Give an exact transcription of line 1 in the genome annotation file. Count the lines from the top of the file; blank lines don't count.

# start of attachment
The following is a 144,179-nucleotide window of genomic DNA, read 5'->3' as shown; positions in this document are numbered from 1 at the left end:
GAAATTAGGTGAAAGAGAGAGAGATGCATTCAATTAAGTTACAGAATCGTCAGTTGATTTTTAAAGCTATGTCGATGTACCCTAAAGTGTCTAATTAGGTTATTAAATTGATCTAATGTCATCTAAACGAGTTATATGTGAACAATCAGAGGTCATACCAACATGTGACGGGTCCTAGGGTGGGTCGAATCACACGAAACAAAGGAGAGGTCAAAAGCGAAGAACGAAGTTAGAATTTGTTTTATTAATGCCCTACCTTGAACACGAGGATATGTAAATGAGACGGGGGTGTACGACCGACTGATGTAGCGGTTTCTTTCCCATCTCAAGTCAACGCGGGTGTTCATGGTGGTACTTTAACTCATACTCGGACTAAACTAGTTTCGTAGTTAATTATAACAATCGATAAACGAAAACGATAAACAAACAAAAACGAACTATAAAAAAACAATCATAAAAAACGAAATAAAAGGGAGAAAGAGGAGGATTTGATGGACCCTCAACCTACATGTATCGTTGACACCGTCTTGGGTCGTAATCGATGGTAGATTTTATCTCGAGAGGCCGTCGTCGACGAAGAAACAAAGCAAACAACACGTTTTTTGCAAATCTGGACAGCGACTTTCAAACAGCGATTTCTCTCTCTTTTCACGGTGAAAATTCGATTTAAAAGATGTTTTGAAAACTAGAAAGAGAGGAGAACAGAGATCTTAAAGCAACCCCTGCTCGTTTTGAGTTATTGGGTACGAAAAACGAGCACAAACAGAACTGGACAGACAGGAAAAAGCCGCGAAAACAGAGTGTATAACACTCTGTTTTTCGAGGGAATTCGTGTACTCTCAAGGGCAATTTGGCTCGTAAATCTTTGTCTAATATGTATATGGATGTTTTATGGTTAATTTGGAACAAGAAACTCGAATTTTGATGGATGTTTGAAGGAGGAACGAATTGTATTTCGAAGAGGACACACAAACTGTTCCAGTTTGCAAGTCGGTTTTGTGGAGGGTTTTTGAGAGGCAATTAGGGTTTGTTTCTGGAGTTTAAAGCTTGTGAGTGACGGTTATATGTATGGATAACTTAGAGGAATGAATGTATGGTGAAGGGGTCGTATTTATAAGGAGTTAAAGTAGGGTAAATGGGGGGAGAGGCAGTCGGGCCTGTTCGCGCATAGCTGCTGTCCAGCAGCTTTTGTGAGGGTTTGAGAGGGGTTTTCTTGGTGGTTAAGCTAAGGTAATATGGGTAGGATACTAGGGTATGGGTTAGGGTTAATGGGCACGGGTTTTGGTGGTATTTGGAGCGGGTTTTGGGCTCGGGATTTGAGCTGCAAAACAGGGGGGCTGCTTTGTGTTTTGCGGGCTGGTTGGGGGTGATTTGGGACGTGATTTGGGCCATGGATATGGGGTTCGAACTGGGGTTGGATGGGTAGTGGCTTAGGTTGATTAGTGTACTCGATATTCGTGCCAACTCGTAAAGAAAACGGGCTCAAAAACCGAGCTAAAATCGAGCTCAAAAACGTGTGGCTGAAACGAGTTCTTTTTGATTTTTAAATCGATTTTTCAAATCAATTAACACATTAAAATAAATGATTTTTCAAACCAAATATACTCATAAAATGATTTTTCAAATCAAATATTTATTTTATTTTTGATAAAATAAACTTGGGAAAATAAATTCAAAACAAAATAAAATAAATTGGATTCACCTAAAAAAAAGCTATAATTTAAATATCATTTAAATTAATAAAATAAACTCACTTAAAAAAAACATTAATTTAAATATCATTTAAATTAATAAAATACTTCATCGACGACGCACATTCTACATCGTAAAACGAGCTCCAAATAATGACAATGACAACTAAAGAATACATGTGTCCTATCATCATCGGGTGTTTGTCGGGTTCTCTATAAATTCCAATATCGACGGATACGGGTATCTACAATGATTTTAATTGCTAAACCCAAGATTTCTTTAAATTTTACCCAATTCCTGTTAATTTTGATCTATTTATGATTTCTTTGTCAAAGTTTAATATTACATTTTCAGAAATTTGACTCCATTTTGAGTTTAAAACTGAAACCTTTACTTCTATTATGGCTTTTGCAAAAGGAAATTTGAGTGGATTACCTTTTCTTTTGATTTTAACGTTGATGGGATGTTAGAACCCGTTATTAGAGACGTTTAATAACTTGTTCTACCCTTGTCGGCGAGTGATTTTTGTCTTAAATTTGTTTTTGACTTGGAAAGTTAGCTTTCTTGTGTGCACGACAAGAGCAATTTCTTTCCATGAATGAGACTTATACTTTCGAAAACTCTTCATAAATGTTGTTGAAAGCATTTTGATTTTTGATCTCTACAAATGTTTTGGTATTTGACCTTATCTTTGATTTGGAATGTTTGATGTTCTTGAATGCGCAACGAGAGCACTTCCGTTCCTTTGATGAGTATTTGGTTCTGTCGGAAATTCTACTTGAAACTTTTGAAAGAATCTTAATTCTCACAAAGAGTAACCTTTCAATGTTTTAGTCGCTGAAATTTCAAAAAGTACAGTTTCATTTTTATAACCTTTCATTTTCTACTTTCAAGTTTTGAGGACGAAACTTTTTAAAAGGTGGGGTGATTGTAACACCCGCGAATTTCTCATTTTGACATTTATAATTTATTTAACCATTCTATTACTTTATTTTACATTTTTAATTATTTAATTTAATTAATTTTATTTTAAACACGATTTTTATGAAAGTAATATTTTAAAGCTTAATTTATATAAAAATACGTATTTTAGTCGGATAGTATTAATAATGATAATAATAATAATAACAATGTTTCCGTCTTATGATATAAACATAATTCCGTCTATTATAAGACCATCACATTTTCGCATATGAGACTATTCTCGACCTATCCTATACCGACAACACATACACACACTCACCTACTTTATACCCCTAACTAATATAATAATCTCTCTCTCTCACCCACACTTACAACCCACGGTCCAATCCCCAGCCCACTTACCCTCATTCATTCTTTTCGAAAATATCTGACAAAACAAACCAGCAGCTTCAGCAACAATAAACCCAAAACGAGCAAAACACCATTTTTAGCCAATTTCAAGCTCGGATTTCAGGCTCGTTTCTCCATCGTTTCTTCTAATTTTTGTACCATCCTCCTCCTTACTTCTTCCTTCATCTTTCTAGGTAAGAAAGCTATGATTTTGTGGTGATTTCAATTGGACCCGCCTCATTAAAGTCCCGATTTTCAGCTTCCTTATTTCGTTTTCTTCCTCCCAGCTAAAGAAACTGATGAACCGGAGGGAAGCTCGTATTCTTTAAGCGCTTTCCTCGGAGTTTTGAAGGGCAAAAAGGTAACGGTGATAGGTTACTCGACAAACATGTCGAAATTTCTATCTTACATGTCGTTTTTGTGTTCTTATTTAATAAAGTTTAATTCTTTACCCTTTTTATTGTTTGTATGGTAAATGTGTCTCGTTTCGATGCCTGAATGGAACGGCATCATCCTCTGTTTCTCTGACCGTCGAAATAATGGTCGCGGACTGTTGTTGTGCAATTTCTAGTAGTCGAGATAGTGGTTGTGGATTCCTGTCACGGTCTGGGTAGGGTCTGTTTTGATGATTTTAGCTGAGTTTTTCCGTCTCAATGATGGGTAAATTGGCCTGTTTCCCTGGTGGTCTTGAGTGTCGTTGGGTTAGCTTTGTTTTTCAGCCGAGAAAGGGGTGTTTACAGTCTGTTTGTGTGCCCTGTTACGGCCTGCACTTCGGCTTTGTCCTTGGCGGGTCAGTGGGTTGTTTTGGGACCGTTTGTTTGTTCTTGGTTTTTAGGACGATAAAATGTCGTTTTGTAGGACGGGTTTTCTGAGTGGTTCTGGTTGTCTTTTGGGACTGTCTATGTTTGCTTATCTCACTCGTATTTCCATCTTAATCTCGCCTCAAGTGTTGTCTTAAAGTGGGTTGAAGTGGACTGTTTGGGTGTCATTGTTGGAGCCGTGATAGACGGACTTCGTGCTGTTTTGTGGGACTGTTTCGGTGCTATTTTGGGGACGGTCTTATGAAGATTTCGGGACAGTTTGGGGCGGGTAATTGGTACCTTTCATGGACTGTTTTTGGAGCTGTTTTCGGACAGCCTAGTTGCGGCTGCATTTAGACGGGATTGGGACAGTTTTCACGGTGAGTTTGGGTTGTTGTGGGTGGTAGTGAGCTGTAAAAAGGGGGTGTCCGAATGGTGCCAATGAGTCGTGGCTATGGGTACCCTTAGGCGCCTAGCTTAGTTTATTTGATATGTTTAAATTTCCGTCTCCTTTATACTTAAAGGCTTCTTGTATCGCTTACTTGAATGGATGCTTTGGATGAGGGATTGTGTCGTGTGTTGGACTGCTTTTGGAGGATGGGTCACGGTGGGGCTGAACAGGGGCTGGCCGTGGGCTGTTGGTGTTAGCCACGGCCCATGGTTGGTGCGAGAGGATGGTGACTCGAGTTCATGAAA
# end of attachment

The following is a 144,179-nucleotide window of genomic DNA, read 5'->3' as shown; positions in this document are numbered from 1 at the left end: